SYDNEY — Five people linked to extremist groups in the Middle East, Europe and Asia have been deported from Australia in a nationwide security sweep ahead of the Sydney Olympic Games in September, a major newspaper reported on Monday.
‘Counter terrorism sources say the past year has seen a sharp rise in the number of people with suspected terrorist links found in Australia and they fear it could threaten the Sydney Olympics,’ the Daily Telegraph said.
The newspaper said a total of five illegal immigrants with links to Osama Bin Laden — accused by the United States of involvement in attacks on American embassies in Africa — Algeria’s Armed Islamic Group, Sri Lanka’s Tamil Tigers and an unnamed central European group, were deported in the past year.
A sixth person, under investigation by intelligence agencies, was caught boarding an Australian-bound cargo ship off the remote Galapagos Islands in the South Pacific. Government officials refused to either confirm or deny the report when contacted by Reuters. But authoritative sources confirmed a nationwide security sweep was in progress ahead of the September 15 to October 1 Games.
Australian security officials on Monday sought to reassure visiting foreign dignitaries and athletes that the Sydney Olympics would be safe.
‘In international terms, Australia faces a low overall level of security threat,’ said Attorney General Daryl Williams in opening an international conference on athlete and dignitary protection.
The 50 Australian and international delegates to the security conference are being given a tour of Olympic sites along with their overall briefing.
‘We have been relatively free of acts of espionage, foreign interference, terrorism and other political violence … However, just because we are a lucky country does not mean we are complacent about matters of national security,’ Williams said.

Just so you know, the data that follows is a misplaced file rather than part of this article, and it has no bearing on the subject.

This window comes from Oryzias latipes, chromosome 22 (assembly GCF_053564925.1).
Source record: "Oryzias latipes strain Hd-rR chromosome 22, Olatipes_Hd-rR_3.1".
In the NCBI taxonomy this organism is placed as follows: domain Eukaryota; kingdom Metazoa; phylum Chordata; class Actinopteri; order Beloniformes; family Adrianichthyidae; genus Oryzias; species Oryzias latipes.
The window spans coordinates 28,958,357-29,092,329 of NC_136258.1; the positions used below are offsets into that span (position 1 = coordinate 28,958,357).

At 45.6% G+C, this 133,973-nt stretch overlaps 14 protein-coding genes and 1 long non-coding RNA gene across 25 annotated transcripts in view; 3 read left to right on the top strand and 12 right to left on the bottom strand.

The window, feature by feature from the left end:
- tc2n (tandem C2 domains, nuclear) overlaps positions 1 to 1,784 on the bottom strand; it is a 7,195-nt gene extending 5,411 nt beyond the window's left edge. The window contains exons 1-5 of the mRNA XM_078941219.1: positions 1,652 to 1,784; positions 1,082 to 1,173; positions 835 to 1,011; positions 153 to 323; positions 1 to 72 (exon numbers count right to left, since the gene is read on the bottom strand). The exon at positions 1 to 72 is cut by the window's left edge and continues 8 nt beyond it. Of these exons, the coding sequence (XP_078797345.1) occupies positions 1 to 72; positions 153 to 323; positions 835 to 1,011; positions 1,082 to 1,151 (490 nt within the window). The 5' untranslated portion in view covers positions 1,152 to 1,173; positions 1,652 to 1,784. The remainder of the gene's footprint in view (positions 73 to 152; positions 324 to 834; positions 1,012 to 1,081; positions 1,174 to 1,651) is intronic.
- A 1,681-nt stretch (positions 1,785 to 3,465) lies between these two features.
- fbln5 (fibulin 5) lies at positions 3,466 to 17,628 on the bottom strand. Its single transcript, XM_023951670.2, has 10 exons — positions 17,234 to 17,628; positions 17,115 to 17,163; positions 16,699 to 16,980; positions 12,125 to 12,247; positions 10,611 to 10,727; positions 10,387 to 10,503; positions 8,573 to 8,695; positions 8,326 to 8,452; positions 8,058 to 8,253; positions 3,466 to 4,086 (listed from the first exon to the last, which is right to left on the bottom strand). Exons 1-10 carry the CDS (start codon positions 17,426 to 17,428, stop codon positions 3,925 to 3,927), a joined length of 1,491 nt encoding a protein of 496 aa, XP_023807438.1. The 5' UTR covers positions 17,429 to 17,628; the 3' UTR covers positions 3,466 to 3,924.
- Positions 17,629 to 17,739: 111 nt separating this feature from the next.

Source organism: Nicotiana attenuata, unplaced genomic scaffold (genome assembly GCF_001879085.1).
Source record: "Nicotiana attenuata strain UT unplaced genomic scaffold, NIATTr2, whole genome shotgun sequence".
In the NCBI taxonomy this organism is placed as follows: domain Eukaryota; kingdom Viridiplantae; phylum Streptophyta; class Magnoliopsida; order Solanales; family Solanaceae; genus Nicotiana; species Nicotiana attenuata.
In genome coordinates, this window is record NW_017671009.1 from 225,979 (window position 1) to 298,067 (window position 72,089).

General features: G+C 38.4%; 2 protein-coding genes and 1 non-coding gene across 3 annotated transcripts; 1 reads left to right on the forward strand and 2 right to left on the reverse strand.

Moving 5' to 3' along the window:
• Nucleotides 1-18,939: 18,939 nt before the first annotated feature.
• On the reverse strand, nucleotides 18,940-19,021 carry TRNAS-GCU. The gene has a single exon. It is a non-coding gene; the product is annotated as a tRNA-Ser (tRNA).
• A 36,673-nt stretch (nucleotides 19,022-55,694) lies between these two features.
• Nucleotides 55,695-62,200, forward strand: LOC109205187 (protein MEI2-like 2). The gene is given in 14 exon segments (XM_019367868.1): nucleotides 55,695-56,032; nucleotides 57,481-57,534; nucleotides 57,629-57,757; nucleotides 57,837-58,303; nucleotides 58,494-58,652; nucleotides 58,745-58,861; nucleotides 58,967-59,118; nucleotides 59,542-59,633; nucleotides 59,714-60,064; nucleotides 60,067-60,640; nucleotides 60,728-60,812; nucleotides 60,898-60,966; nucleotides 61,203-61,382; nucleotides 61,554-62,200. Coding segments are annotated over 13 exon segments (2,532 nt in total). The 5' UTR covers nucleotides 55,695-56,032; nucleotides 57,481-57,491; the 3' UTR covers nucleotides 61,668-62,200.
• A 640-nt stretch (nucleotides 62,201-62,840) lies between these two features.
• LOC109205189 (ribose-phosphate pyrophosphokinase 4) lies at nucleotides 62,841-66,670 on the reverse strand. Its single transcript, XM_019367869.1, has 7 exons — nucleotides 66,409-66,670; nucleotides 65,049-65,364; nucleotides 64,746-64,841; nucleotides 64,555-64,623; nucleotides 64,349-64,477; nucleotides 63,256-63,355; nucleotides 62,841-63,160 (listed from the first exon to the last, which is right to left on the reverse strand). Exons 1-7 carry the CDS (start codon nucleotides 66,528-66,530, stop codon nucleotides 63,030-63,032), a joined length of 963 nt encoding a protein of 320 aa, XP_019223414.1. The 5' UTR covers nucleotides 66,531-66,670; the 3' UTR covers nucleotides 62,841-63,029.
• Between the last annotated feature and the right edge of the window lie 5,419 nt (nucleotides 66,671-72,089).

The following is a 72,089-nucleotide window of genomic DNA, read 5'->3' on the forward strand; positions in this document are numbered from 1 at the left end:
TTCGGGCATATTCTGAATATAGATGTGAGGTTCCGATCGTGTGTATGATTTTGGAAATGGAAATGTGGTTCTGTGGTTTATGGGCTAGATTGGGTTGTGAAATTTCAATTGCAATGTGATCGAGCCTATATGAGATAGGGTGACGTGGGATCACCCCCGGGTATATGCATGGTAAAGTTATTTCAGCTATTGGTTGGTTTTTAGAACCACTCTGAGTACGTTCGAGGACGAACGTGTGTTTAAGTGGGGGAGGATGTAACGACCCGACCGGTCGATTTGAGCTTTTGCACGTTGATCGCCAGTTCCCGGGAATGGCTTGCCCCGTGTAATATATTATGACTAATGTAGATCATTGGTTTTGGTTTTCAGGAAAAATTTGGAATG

‘Of course there can be no absolute guarantees when talking about security,’ said Williams, Australia’s top lawmaker.
The Sydney Olympic Games security chief warned such a huge international event as the Games was always vulnerable.
‘We’ve done the best we can and it’s the best that anyone in the world can provide,’ said New South Wales state police Commissioner Peter Ryan, a former London police chief.
‘We have planned for just about every contingency we can possibly think of, but there’s no guarantees when it comes to international terrorism or … maybe a domestic individual wanting to making a point,’ Ryan told a news conference.
Fears of a possible terrorist threat to the Sydney Games were raised in May when police arrested a man whose home near Sydney’s Olympic Village was packed with explosives, some similar to those used in the anti-government Oklahoma City bombing in 1995.
Ryan said the absence of many heads of state, such as US President Bill Clinton, had made Games security a little easier.
‘It’s good news for us. We won’t have to heighten security around such people because they do demand an enormously high level of security,’ he said.
Williams said the exact number of VIPs to be protected would probably not be known until the Games were under way, but warned foreign security forces not to bring arms into Australia as part of their Games security.
‘Foreign security officials have no operational role in Australia and they are not authorised or permitted to carry weapons of any type,’ he said. ‘If visiting security personnel carry a weapon the matter will be treated seriously and pursued with the government concerned at the highest level.’
Australian media reported last week that as many as 12 nations had asked for exemption from gun laws or expressed concern about security during the Sydney Games.
Ryan said Olympic security officials had liaised with nations regarded to be at a higher risk, such as Israel, and that special security measures would cover Israeli athletes and officials.
Eleven Israeli athletes were killed by Palestinian extremists at the 1972 Olympic Games in Munich, Germany.